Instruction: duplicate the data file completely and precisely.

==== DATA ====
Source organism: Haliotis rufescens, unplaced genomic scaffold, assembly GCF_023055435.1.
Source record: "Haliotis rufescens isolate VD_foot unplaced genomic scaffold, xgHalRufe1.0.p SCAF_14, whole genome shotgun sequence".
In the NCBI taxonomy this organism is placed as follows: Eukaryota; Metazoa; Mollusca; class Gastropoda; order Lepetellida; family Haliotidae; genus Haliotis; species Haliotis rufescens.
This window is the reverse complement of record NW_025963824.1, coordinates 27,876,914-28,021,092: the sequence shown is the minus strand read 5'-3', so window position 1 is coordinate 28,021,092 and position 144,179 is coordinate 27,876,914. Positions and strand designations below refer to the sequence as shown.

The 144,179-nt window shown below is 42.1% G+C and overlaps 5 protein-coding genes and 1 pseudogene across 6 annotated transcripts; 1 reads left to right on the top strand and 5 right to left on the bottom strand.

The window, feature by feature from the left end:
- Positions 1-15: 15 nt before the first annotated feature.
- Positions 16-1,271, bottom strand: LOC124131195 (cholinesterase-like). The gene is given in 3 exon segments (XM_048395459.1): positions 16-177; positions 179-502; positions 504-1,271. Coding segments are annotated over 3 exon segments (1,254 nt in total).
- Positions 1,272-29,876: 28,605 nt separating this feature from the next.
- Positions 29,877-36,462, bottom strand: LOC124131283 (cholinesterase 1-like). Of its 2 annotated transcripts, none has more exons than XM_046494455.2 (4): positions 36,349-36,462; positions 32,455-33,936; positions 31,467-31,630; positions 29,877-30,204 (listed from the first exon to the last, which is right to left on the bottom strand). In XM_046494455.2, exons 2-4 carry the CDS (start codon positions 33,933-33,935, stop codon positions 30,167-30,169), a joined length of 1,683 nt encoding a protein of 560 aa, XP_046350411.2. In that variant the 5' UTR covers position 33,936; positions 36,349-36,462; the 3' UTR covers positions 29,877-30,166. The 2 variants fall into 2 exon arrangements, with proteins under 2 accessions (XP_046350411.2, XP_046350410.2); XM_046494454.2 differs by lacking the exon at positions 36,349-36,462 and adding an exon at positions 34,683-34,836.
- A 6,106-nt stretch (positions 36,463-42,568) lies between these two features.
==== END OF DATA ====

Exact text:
Source organism: Haliotis rufescens, unplaced genomic scaffold, assembly GCF_023055435.1.
Source record: "Haliotis rufescens isolate VD_foot unplaced genomic scaffold, xgHalRufe1.0.p SCAF_14, whole genome shotgun sequence".
In the NCBI taxonomy this organism is placed as follows: Eukaryota; Metazoa; Mollusca; class Gastropoda; order Lepetellida; family Haliotidae; genus Haliotis; species Haliotis rufescens.
This window is the reverse complement of record NW_025963824.1, coordinates 27,876,914-28,021,092: the sequence shown is the minus strand read 5'-3', so window position 1 is coordinate 28,021,092 and position 144,179 is coordinate 27,876,914. Positions and strand designations below refer to the sequence as shown.

The 144,179-nt window shown below is 42.1% G+C and overlaps 5 protein-coding genes and 1 pseudogene across 6 annotated transcripts; 1 reads left to right on the top strand and 5 right to left on the bottom strand.

The window, feature by feature from the left end:
- Positions 1-15: 15 nt before the first annotated feature.
- Positions 16-1,271, bottom strand: LOC124131195 (cholinesterase-like). The gene is given in 3 exon segments (XM_048395459.1): positions 16-177; positions 179-502; positions 504-1,271. Coding segments are annotated over 3 exon segments (1,254 nt in total).
- Positions 1,272-29,876: 28,605 nt separating this feature from the next.
- Positions 29,877-36,462, bottom strand: LOC124131283 (cholinesterase 1-like). Of its 2 annotated transcripts, none has more exons than XM_046494455.2 (4): positions 36,349-36,462; positions 32,455-33,936; positions 31,467-31,630; positions 29,877-30,204 (listed from the first exon to the last, which is right to left on the bottom strand). In XM_046494455.2, exons 2-4 carry the CDS (start codon positions 33,933-33,935, stop codon positions 30,167-30,169), a joined length of 1,683 nt encoding a protein of 560 aa, XP_046350411.2. In that variant the 5' UTR covers position 33,936; positions 36,349-36,462; the 3' UTR covers positions 29,877-30,166. The 2 variants fall into 2 exon arrangements, with proteins under 2 accessions (XP_046350411.2, XP_046350410.2); XM_046494454.2 differs by lacking the exon at positions 36,349-36,462 and adding an exon at positions 34,683-34,836.
- A 6,106-nt stretch (positions 36,463-42,568) lies between these two features.